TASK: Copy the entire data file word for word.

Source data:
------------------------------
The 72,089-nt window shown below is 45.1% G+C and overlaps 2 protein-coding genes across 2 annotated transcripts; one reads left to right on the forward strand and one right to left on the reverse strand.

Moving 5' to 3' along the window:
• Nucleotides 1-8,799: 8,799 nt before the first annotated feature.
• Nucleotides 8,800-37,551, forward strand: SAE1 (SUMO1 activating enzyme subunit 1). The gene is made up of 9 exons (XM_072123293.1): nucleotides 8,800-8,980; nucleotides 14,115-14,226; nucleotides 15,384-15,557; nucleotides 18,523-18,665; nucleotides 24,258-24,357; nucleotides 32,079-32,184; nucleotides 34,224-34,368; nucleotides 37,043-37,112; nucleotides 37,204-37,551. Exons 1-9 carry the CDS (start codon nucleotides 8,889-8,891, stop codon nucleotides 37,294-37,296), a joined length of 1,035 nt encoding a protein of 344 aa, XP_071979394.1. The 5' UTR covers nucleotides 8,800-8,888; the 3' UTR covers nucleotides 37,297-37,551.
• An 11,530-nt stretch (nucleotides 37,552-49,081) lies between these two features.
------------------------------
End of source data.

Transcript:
The 72,089-nt window shown below is 45.1% G+C and overlaps 2 protein-coding genes across 2 annotated transcripts; one reads left to right on the forward strand and one right to left on the reverse strand.

Moving 5' to 3' along the window:
• Nucleotides 1-8,799: 8,799 nt before the first annotated feature.
• Nucleotides 8,800-37,551, forward strand: SAE1 (SUMO1 activating enzyme subunit 1). The gene is made up of 9 exons (XM_072123293.1): nucleotides 8,800-8,980; nucleotides 14,115-14,226; nucleotides 15,384-15,557; nucleotides 18,523-18,665; nucleotides 24,258-24,357; nucleotides 32,079-32,184; nucleotides 34,224-34,368; nucleotides 37,043-37,112; nucleotides 37,204-37,551. Exons 1-9 carry the CDS (start codon nucleotides 8,889-8,891, stop codon nucleotides 37,294-37,296), a joined length of 1,035 nt encoding a protein of 344 aa, XP_071979394.1. The 5' UTR covers nucleotides 8,800-8,888; the 3' UTR covers nucleotides 37,297-37,551.
• An 11,530-nt stretch (nucleotides 37,552-49,081) lies between these two features.